Whip It (Drew Barrymore, 2009)

whip it

Reading Drew Barrymore’s Whip It with a feminist lens is a bit tricky. This is story of a small town girl Bliss (Ellen Page) who stood up for herself and dreams. And in the process, upsets her parents, her best friend, and broke her heart. Whip It is problematic, tough is has obvious and apparent feminist tones, Bliss rejecting the whole agenda of being a beauty queen. Instead she secretly slips into Austin and becomes a roller derby superstar. An extremely violent contact sport where only women play and wear along with their roller blade and protection, skimpy uniforms; fishnets and short skirts. Even their teams have names and themes that extremely sexualized; flight attendants, school girls, etc. The game of roller derby is basically a gladiator game, a spectacle of women’s bodies with cheering drunk men as an audience.

Now the narrative’s strong points; this is a female dominated cast, with a female director and writer, when one thinks about it that fact is rare. Second, the genre is a pastiche of a sports movie and comedy, both masculine dominated fields. There is a handful of female sports drama but very few female comedians. In fact the characters in Whip It are not trying to make you laugh. They are woman who are caught up in a harsh world and they make fun of their misery. Women in comedy flicks often play the sex object whose heart will eventually be won by the goofy male protagonist. Not in this one. These are people and we laugh at them because we know about what they are going through; teen agers finding their place in the world, the uptight parent who just wants to take a break, and the reckless best friend who goes a little too far to drive the plot forward. Lastly, the roller derby girls do wear skimpy clothes, but the bodies they show are muscular, middle age, nowhere near conventional ‘sexy’.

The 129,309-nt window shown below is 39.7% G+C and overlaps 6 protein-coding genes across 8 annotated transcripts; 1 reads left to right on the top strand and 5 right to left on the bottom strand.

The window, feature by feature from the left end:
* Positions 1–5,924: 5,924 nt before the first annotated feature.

Whip It
is you usual coming of age cliché, but a little more rough, a little more awesome. It is not the most politically correct or liberating feminist text, but it gets the message across without being dogmatic or utilizing a moment of epiphany. Its brand of empowerment is raw, humorous, and fun. We need more of that.


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